IF MAMA AIN’T HAPPY
“All that I am, or ever hope to be, I owe to my angel mother.”
“I got to grow up with a mother who taught me to believe in me.”
“Sometimes the strength of motherhood is greater than natural laws.”
“If you bungle raising your children, I don’t think whatever else you do matters very much.
“At the end of your life, you will never regret not having passed one more test, not winning one more verdict or not closing one more deal. You will regret time not spent with a husband, a friend, a child, or a parent.”
I always knew she was an amazing woman. Like many other mothers who pass away, their greatness shines brighter after they are gone, when their selfless acts that defined their lives are brought to the forefront of everyone’s awareness through the media.
Above the facts that she was a first lady, then a president’s mother, Barbara Bush was a strong matriarchal figure who knew the importance of loving her family. The presidential fame in her family was secondary to this love, and it shone through in her actions. She walked the talk. She put her money where her mouth was. She was vocal, active and proactive.
I didn’t fully realize this strength until she was gone. Much like Jackie Onassis, Princess Diana and my own mother as well, I didn’t realize their full maternal strengths until they were gone.
Most mothers have this kind of strength whether or not they show it; they have to. It is a prerequisite for motherhood. As a mother, I know we are called upon to be both strong and soft, active and passive.
As my years of mothering to my children continue to move toward the time for letting go years, I can only hope and pray I gave them what they needed from me. Sometimes, I think I did a pretty darn good job, other times, I despair that I failed. I worry that I didn’t give them enough of the right things. I look at what my mother gave me, and most days, I know I will never measure up to that.
But perhaps I was not supposed to. Every mother has unique gifts. Mom gave me hers; I’ll give mine to my boys.
This magnet graces my refrigerator.
I learned the title quote from Gail. I believe she had it hanging on her wall years ago. It has lasted through the ages because it appears to be true: If Mama ain’t happy, ain’t nobody happy.” Apparently I used it more than I realized with my boys.
About eight years ago, I was simply hanging up my laundry on the clothesline, and I threw my back out. It locked up, and so did I. I made my way into the house and sat down gingerly on the couch. I tried to remain motionless at that point, and obviously the pained look on my face told a tale. Both of my boys rushed to my aid, offering whatever support they could.
“Mom, can I get you a pillow? A blanket? Anything?” my youngest, at about ten asked, full of worry and concern. They were not used to seeing me in pain and out of commission. I thanked them, and sat still, trying not to moan and groan. Clearly, though, I was not happy.
“I guess that thing you say really is true.” Joel then said.
“What’s that?” I asked.
“If Mama ain’t happy, ain’t nobody happy.”
Mother’s Day is approaching—again. Every year, for the last ten years, I have turned away from the card displays, sneered at the commercials; rolled my eyes at the ads. If my mother isn’t here and I can’t celebrate it with her, then no one else should be able to, either.
Self-centered, egocentric and selfish, I know. Part of me, I fear, will always feel that way. Another part of me knows in my heart of hearts that I was luckier than many people to have a mother like her, and even though my time with her was cut too short, I was so blessed. The deepest part of me knows I need to take her wish for her children to be Instruments of Peace, and share what she gave to us.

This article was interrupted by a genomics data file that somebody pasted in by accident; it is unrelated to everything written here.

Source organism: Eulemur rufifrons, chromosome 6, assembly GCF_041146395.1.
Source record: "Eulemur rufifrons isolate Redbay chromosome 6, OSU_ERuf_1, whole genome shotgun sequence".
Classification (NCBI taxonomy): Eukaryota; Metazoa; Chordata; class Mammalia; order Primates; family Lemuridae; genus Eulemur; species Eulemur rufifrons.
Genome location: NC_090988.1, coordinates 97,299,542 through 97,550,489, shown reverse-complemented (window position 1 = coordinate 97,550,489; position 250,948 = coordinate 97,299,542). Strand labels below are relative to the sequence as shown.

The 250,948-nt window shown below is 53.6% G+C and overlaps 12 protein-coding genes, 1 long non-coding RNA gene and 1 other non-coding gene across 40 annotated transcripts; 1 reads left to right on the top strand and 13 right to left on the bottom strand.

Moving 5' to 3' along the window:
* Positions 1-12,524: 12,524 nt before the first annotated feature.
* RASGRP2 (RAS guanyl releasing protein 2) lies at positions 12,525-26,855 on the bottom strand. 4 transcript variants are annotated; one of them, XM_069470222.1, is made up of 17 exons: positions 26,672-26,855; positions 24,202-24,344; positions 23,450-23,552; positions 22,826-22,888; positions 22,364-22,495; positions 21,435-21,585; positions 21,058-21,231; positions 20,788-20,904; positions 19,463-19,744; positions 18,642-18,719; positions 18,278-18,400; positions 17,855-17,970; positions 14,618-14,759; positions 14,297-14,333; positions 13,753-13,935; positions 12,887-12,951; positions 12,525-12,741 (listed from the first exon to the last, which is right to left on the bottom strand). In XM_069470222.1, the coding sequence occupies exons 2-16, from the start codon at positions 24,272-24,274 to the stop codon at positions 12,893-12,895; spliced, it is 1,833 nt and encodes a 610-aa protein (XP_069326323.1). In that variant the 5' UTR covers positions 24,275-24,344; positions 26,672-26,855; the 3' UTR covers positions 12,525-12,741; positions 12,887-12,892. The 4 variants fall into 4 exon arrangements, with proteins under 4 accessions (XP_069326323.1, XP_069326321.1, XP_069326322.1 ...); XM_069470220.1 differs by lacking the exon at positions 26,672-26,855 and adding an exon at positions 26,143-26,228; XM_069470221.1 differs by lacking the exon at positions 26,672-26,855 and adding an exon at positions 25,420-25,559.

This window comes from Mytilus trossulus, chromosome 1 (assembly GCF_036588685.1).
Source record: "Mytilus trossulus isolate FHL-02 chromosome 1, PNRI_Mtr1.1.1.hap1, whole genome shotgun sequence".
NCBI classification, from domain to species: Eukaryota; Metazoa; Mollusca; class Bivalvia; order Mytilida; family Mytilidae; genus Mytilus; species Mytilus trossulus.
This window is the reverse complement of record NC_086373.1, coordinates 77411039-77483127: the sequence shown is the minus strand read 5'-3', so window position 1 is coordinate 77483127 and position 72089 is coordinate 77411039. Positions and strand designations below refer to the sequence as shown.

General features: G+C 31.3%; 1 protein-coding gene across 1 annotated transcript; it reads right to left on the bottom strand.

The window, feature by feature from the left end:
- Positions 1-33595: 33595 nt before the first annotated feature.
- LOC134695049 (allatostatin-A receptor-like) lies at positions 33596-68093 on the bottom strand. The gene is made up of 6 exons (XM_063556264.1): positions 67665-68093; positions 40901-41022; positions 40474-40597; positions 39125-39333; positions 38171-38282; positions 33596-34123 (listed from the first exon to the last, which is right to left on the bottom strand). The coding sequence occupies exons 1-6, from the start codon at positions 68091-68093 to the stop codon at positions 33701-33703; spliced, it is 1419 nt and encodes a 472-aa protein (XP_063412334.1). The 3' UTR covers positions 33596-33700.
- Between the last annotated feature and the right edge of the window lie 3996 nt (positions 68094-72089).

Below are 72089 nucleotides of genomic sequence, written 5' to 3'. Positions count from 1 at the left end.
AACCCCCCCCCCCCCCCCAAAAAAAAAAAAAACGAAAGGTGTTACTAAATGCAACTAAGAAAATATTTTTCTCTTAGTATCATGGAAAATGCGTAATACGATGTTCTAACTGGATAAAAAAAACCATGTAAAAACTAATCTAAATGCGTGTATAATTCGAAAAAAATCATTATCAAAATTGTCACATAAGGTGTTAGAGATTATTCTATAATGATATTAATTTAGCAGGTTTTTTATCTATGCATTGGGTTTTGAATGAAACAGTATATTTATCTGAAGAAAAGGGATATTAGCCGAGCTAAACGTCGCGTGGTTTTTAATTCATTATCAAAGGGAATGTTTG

So I will try.
First, if your mother is no longer here, my heart breaks for you. I know your pain too well. Know, too, that the love your mother had for you, coupled with the love you had for her lives on in your heart, and nothing can take that from you. Know you are not alone. Know you will keep on surviving every day, with one foot in front of the other, using the love and strength she gave you when she was here.
That leaves those of you who still have your mothers here. If you have already made plans to celebrate her, I commend you. If not, you have two weeks to plan a Mother’s Day celebration. You have two weeks to re-arrange your schedule to fit a visit into your plans. You have two weeks to find a way to honor this woman who gave you life, love and everything she had to give to make you who you are. If you can’t celebrate Mother’s Day with her on May 13th, designate a day, weekend or more time after that as your own personal Mother’s Day celebration. Let her know this is what it is for.
She may not be here next year. Ours wasn’t.
It is hard for me to understand, given the incredible woman my mother was, but I know there are mothers who struggle to give their children what they need, who may not be an easy woman to love. I realize this, so please take this question to heart: if she were gone tomorrow, would you be at peace with everything you did to try to make your relationship a good one? Would you be able to live in peace with your efforts? Please consider this. And, know my heart breaks for you, too.
Second, if you are a mother, you deserve to be honored by your children. Accept it gratefully and graciously. Know this is your most important role right now, and relish the opportunity to have it. I plan to split the weekend between my family and Gail’s family, as her daughter is graduating from high school on Mother’s Day.
Third, get ready to do this again on June 17th for Father’s Day. He deserves it, too.
Happy Mother’s Day from the sisters of The Sister Lode.
The next few weeks for me will be bustling with Mother’s Day and graduations, including my youngest son’s. I plan to take a few weeks off from writing to focus on these events. Thank you for your continued support.